Ask Cynthia a Question – September 25, 2013

Cindy BriggsJanet asked:  Some cookbooks simply call for “cooking” apples, they don’t specify what kind of apple should be used in a recipe. How can I determine which apple is best for what I’m making?

My answer:  I’m asked that question quite often. In my book, Pork Chops & Applesauce, I learned my lesson about not specifying which apple to use for a recipe because that’s when people started asked me. So, when I wrote Sweet Apple Temptations I specified in each recipe which apple would work best. Stating the variety of apple to use in a recipe can, however, present problems because there are approximately 2,500 varieties grown in the United States alone and 7,500 varieties grown worldwide. Additionally, what’s available in produce markets in New York City is vastly different than what we’d find in Seattle, Los Angeles, Dallas, etc.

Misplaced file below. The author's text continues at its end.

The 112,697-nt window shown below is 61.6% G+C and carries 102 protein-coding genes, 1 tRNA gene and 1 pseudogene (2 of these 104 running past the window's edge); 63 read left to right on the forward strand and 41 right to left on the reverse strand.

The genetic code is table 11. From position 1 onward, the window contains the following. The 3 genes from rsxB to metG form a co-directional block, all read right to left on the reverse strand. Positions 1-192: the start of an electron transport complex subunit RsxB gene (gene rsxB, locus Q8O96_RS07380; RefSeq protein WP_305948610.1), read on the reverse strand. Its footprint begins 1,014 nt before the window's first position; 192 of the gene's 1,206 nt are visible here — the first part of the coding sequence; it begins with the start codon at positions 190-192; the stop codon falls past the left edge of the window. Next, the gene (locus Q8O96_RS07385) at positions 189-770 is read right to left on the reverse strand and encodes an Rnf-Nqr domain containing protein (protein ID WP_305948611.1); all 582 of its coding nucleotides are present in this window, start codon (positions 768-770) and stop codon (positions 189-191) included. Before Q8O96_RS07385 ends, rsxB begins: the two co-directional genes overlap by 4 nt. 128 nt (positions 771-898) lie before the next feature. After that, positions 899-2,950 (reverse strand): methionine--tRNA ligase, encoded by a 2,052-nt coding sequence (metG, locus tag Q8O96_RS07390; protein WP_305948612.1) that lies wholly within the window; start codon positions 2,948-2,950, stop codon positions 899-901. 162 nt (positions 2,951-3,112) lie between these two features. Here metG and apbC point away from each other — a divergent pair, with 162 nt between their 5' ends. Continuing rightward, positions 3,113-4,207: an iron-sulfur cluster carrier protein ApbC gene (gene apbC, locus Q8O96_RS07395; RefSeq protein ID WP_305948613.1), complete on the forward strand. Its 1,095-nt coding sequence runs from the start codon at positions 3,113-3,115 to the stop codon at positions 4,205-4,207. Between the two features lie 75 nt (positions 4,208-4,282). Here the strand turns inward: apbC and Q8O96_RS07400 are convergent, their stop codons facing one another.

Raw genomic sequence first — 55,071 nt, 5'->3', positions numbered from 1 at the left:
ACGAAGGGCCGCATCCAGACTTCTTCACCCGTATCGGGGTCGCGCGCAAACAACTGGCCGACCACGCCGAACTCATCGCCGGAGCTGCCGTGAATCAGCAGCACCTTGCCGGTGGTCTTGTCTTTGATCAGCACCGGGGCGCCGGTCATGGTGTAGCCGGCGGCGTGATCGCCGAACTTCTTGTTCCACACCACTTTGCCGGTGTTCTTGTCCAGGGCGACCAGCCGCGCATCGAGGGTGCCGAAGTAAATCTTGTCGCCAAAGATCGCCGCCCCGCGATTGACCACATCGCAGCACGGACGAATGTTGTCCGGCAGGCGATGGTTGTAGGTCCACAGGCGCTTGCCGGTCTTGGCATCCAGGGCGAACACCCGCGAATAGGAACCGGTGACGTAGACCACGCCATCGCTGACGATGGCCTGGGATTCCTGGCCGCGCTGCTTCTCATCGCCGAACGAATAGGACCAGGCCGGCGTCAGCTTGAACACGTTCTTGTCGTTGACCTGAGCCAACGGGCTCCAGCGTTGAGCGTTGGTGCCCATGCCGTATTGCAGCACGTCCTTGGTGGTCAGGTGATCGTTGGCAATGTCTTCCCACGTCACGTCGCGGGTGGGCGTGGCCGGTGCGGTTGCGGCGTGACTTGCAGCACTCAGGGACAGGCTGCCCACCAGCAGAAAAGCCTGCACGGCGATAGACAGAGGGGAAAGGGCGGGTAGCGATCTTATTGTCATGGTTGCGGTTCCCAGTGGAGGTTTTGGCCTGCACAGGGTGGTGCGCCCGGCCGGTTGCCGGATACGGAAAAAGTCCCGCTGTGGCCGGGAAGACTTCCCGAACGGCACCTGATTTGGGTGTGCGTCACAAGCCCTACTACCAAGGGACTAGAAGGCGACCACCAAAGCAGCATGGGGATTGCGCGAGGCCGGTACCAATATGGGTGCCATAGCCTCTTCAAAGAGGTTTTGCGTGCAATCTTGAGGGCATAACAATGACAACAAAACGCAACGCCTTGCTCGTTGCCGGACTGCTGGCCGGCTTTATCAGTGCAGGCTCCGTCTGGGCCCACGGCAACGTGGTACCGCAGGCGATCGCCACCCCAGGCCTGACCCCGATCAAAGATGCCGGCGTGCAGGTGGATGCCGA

I usually purchase Delicious or Golden Delicious for salads or snacking. However, I do put one or two Delicious varieties in my applesauce along with the hardier apples as a natural sweetener and thickener. Probably my favorite in-between choice is the Fuji, Pink Lady, and Honey Crisp, which are good for eating plain or to use for cooking. There are a world of choices out there and some local names won’t be on these charts. I suggest asking your produce person what apple is best suited for your baking/cooking needs; they’re usually very helpful especially at the farmer’s markets and produce stands.

Here are a few charts that might be helpful. The Old Farmer’s Almanac has an informative chart I like. It’s basic but does the job. has an article “All About Apples” that’s quite good. About mid-way through the article is an excellent chart for choosing the right apple. An apple chart that will help you choose an apple for any and all occasions! Thanks for your question, Janet, and Happy Autumn.

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